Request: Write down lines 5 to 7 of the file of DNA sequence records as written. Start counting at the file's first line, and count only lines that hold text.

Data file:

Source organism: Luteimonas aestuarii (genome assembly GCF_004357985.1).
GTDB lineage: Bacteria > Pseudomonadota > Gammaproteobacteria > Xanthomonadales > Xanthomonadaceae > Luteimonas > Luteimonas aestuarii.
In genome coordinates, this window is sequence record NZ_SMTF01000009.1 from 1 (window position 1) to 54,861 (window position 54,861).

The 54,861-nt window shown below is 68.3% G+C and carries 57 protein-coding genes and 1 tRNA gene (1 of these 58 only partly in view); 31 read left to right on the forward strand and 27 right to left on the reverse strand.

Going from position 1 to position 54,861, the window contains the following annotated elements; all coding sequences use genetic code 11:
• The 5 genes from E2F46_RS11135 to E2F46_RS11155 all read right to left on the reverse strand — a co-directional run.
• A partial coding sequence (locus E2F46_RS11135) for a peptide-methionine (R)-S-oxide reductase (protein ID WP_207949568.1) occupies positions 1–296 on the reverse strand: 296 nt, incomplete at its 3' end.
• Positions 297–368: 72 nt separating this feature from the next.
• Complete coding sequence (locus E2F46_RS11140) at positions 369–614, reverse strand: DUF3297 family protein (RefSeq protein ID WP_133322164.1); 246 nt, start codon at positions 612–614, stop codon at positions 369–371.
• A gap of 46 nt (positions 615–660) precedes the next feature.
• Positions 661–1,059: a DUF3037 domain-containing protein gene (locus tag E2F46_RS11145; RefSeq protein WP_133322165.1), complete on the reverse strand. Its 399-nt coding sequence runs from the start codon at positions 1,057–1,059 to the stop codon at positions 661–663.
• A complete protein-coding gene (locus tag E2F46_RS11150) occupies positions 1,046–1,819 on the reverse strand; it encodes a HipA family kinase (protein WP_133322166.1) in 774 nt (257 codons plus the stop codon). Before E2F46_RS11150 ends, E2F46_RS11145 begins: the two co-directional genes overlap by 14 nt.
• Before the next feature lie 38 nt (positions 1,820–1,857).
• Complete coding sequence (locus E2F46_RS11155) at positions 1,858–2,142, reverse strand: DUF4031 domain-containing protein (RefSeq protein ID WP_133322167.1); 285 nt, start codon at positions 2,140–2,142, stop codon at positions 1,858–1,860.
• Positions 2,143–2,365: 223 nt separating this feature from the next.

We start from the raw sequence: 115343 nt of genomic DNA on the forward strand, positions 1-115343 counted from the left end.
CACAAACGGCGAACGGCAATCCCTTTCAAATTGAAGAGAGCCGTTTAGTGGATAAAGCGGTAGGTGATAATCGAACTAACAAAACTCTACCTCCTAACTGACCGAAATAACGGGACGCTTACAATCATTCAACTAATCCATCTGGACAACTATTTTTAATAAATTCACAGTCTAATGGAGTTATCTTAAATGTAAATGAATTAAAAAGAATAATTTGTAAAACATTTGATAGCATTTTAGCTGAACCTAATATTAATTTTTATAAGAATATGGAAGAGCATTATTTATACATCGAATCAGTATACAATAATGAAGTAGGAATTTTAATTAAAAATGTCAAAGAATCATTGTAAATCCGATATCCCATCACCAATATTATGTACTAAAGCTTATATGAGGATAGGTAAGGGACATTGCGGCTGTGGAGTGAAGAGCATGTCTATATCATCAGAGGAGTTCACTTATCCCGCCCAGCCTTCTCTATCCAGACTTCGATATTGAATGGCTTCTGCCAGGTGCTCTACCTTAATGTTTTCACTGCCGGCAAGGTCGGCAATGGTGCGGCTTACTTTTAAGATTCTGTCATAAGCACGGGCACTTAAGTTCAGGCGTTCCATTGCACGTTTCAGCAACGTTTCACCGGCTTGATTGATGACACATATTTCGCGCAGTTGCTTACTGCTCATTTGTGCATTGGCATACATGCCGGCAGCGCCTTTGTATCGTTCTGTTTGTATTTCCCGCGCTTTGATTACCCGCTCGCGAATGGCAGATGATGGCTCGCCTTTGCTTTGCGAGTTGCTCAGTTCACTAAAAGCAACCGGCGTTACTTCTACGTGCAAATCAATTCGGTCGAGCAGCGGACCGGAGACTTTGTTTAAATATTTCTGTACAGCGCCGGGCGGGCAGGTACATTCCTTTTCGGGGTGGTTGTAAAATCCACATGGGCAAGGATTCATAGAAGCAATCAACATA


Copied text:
Going from position 1 to position 54,861, the window contains the following annotated elements; all coding sequences use genetic code 11:
• The 5 genes from E2F46_RS11135 to E2F46_RS11155 all read right to left on the reverse strand — a co-directional run.
• A partial coding sequence (locus E2F46_RS11135) for a peptide-methionine (R)-S-oxide reductase (protein ID WP_207949568.1) occupies positions 1–296 on the reverse strand: 296 nt, incomplete at its 3' end.